My solution is to bring back special ammo. While the former special weapons would be in one of the two "primary" or "kinetic" slots, they really do need ammo limitations outside of smaller magazines, at least within The Crucible. Instead of Destiny 1's crates, players should spawn with four rounds per life, with that number being reset every time they die. If they kill another player with a special weapon, they pick up another shot. But that player needs to be carrying their own special weapon, with at least one shot in their own chamber or magazine.

The Crucible | Destiny: Rise of Iron

This gamifies the special ammo economy a bit. If players don't properly utilize their specialized weapon, they'll rapidly run out of ammo. This also prevents them from spamming the weapons, while rewarding them for skilled use. It also adds a new dimension that Halo includes: players can deny their enemies special ammo.

By not carrying a special weapon in their primary slot, a player can lower the amount of special ammo their enemies can get. Additionally, a player with a special weapon is incentivized to use their ammo so their enemy can't receive it. In competitive Halo, players can waste ammo or suicide off-map to deny their enemies Power Weapons if near death. While suicide shouldn't be encouraged in Destiny, encouraging players to waste ammo adds intensity and urgency to gunfights where players may otherwise resign themselves to death and just want to respawn faster.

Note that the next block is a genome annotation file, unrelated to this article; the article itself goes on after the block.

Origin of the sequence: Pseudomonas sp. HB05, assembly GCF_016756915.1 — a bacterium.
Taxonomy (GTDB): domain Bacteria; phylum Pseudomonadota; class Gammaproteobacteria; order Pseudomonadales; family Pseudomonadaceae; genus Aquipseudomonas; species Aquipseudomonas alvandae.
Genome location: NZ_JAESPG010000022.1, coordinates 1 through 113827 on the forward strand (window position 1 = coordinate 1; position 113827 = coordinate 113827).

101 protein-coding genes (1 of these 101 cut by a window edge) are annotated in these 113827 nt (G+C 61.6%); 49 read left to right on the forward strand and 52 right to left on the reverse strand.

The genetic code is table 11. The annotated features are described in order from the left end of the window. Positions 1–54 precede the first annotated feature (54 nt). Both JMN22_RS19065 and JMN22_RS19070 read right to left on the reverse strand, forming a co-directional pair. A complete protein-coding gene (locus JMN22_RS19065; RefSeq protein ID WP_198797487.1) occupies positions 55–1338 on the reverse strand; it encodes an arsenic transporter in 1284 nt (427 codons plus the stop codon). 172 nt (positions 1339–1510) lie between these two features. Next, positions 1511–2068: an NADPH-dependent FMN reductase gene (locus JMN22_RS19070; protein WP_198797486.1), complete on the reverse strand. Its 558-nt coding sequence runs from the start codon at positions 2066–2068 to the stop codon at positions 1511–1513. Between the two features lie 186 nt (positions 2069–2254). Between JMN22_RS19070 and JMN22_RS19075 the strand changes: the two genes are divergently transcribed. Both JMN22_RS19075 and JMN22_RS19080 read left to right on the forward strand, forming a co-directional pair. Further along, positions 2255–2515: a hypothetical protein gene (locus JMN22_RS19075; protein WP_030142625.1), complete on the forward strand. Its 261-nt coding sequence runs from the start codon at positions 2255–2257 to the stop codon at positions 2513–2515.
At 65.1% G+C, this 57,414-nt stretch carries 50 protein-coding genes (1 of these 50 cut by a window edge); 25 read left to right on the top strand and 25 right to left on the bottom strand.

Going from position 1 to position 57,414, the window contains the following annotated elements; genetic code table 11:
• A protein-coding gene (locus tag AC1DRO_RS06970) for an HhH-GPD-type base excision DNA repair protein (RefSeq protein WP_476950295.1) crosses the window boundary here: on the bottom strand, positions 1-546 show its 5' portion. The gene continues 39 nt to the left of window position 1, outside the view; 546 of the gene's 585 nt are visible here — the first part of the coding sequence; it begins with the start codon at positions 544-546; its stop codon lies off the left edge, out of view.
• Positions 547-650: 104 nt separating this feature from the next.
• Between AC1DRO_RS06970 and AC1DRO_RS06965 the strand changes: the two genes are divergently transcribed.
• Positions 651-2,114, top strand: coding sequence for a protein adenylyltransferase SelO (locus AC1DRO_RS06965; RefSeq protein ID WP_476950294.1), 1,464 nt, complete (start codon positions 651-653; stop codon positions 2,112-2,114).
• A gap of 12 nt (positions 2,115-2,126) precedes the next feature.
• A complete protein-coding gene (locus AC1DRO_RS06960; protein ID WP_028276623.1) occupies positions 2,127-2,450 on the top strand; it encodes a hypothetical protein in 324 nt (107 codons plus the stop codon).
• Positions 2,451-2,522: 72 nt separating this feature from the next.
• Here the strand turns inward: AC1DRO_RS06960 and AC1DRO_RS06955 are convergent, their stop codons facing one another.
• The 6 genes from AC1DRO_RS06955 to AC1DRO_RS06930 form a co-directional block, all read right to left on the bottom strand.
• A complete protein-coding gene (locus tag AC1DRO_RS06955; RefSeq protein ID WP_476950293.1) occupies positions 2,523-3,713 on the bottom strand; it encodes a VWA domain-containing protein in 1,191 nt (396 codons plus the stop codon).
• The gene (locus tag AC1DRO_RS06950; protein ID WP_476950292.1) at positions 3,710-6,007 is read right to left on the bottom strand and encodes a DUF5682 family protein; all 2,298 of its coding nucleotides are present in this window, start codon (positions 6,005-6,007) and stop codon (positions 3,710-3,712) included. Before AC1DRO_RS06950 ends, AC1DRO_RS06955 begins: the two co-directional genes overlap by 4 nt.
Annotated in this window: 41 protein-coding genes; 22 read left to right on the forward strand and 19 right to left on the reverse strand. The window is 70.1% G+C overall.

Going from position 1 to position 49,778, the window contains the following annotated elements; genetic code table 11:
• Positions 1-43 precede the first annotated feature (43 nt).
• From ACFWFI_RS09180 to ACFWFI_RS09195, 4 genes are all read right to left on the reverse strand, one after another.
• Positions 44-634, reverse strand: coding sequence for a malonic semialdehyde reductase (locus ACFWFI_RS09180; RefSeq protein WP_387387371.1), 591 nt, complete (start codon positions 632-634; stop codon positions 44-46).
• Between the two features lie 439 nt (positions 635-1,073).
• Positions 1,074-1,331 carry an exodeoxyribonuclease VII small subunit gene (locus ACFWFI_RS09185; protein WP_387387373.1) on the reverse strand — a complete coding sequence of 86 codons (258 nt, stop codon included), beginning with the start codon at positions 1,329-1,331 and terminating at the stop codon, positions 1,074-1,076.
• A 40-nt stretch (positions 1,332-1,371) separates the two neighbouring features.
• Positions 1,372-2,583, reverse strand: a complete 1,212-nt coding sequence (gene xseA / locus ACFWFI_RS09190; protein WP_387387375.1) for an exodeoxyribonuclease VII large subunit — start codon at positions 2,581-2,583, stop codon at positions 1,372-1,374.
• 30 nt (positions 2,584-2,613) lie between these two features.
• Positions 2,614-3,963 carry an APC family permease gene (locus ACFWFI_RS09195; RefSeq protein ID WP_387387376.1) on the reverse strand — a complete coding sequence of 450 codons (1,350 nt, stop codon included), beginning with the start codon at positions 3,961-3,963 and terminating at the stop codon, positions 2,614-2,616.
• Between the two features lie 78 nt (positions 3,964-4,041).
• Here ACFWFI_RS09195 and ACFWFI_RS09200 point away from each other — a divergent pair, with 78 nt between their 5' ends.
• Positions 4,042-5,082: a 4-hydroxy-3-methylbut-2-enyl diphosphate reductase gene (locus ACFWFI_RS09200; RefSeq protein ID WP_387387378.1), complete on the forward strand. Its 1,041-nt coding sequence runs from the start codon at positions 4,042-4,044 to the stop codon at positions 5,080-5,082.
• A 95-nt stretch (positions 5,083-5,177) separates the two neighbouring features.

Up to this point, I haven't actually presented a reason why we can't just make these balance changes but still have a single primary slot, plus special and heavy slots, which was what Slayerage suggested. The reason is that I actually still see value in a dual primary system, and I really think, if properly balanced, many players would still choose to run with two primary weapons. The two goals, after all, are loadout variety and player choice. And choosing to use a specialized weapon needs to carry a cost, not be a mandatory item. Some players just don't use special weapons, period; and reducing that variety, while eroding the weight of choice, would be a step backwards.

The Inverted Spire Strike | Destiny 2

In sum, this system allows special weapons to return in a way that brings new specialization to Destiny's gunplay and adds depth to the gear system while simultaneously simplifying it. By removing the baffling and arbitrary kinetic-energy divide between primary weapons, loadout variety is effectively doubled. The further introduction of special weapons, rebalanced to emphasize actual specialization, means they can excel in a way they never did in either Destiny game.

Special weapons have always been essential to the power fantasy of Destiny. With Destiny 2's failure to deliver a power fantasy, it's time for them to emerge from the shadow of the rocket launchers they were unfortunately hidden behind. Granted, this system is far from perfect, and there are many adjustments that need to be made that I didn't mention, because I have no clue how they work. But I think if Bungie took the time to balance special weapons for the primary slot, both Bungie and players would be supremely happy with the result.

#Destiny2 #Bungie